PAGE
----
Kabi Tribe
Natives of Yabber, Kabi Tribe, an Aboriginal Australian people indigenous to Queensland, Australia. Picture for illustrative purposes. Image Credit: Wikimedia Commons/John Mathew

Imagine never even hearing of the internet, or of cars and buses, or even the mobile phone. There exist people around the world, for whom time remains untouched by technology or modern progress.

Click start to play today’s Spell It, where you can create the word “tribe” with the letters provided.

Isolated tribes have been found high in the mountains of Papua New Guinea, surrounded by water in islands off India and deep inside the Amazon and Congo rainforests. While they create a natural curiosity among anthropologists, these hidden tribes are generally acknowledged to have a right to their land and to self-determination.

Here are a few tribes that still live, cut off from contact with the rest of humanity:

1. Sentinelese, Andaman Islands, India

As the world’s most isolated tribe, the Sentinelese are known to be a hunter-gatherer society. No one knows how many members the tribe holds (estimates put them at 250), and attempted contact has often resulted in them reacting in a hostile manner. They often shoot arrows at approaching people, and even killed a 26-year-old American adventure blogger and evangelical missionary in 2018. Anthropologists discovered that the tribesmen repurposed iron discovered from nearby shipwrecks, into tools, but little else is known about them.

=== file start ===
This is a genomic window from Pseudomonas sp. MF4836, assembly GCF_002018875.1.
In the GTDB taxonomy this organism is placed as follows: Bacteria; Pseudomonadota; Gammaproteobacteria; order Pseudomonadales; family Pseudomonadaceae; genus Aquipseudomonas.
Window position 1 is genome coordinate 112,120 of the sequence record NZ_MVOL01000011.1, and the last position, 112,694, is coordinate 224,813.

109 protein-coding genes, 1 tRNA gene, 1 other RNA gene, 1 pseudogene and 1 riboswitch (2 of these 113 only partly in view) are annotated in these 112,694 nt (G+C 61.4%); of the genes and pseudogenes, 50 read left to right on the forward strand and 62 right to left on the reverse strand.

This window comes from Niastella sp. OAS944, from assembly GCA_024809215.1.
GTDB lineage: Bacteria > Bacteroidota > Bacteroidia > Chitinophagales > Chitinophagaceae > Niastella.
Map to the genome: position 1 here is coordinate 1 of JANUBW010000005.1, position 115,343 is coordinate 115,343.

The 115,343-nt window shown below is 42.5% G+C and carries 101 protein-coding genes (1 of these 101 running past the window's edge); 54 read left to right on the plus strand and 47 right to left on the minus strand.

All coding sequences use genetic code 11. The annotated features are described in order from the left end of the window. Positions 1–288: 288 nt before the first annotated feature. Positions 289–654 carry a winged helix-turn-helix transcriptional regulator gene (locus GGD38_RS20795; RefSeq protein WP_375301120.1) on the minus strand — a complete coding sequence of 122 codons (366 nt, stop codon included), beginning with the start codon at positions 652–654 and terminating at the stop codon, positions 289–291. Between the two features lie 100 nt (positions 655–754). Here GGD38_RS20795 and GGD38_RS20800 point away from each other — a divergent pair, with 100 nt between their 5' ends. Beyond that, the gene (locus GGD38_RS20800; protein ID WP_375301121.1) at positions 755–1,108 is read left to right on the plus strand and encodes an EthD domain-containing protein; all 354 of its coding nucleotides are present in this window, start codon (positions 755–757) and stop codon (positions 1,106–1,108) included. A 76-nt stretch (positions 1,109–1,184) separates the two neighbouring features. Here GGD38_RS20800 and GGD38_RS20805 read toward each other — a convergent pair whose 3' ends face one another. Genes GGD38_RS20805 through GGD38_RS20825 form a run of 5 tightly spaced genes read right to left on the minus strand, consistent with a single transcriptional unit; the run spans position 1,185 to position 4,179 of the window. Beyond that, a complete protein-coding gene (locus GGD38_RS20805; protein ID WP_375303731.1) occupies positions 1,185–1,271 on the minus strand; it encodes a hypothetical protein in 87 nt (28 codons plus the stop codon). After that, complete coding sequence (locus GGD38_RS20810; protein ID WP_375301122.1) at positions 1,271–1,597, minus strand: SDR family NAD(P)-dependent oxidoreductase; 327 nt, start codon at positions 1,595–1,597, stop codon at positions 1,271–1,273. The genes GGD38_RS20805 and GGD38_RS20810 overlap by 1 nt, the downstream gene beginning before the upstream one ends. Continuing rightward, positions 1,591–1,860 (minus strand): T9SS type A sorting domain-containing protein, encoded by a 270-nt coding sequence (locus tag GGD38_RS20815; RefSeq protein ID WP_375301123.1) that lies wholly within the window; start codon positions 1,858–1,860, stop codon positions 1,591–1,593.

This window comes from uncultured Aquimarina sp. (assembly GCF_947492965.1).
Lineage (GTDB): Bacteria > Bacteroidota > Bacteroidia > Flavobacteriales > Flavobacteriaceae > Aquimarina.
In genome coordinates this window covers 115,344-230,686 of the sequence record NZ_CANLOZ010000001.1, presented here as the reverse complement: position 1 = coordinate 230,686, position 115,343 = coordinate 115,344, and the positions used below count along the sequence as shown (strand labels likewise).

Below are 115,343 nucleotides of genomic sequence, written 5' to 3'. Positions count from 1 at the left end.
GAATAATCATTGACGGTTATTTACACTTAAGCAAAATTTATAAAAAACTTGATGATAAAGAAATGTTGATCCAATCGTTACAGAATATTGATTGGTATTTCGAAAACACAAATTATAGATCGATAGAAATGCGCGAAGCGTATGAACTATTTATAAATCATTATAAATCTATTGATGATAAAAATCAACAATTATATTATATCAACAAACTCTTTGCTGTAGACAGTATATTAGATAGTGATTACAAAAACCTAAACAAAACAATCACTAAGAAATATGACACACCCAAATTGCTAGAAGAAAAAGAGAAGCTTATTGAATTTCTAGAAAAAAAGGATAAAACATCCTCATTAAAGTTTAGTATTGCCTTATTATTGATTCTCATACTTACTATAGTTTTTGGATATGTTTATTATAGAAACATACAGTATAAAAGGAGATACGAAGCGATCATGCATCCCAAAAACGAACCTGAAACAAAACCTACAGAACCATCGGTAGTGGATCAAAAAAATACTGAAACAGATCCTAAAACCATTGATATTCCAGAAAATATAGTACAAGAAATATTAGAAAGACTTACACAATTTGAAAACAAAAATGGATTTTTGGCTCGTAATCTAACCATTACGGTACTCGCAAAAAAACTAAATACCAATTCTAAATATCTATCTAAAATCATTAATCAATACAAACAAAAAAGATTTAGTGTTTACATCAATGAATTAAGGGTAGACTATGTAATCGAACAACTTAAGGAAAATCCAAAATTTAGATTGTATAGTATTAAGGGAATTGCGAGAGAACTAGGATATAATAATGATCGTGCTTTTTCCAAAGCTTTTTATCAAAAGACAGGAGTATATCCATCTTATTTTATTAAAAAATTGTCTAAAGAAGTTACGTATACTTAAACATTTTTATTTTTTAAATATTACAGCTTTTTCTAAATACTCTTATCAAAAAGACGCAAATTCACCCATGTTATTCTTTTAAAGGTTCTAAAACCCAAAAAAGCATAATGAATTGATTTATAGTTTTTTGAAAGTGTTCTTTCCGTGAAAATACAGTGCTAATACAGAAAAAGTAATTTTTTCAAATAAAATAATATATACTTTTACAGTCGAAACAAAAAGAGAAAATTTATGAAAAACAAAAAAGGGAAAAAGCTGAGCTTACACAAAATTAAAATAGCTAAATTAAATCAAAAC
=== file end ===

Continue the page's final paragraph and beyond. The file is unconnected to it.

2. Asaro Mud Men, Goroka, Papua New Guinea

This tribe was discovered about 75 years ago. They are called ‘mud men’ because the tribe members usually cover themselves in mud, and wear oversized masks, for a dual purpose: to resemble the spirits that they worship and to shock and intimidate other indigenous tribes. In the local language, they are referred to as the “holosa” (which translates to “ghosts”) because they are usually seen emerging from the jungle like a slow, lethally quiet wave of white, with arrows nocked in their bows, and spears and clubs at the ready.

3. The Uncontacted Frontier, Latin America

The highest concentration of uncontacted tribes on Earth live along the borders of Peru, Brazil and Bolivia. From the Isconahua to Mascho-Piro, the tribes know no borders and often cross from one country to another as part of their nomadic lifestyle. While not much is known about them, they have been known to reject contact due to horrific violence and disease brought in by outsiders. The tribes have been known to react aggressively when defending themselves, and often leave signs in the forest, warning people to stay away from their territories.

What do you think of these isolated tribes? Play today’s Spell It and let us know at games@gulfnews.com.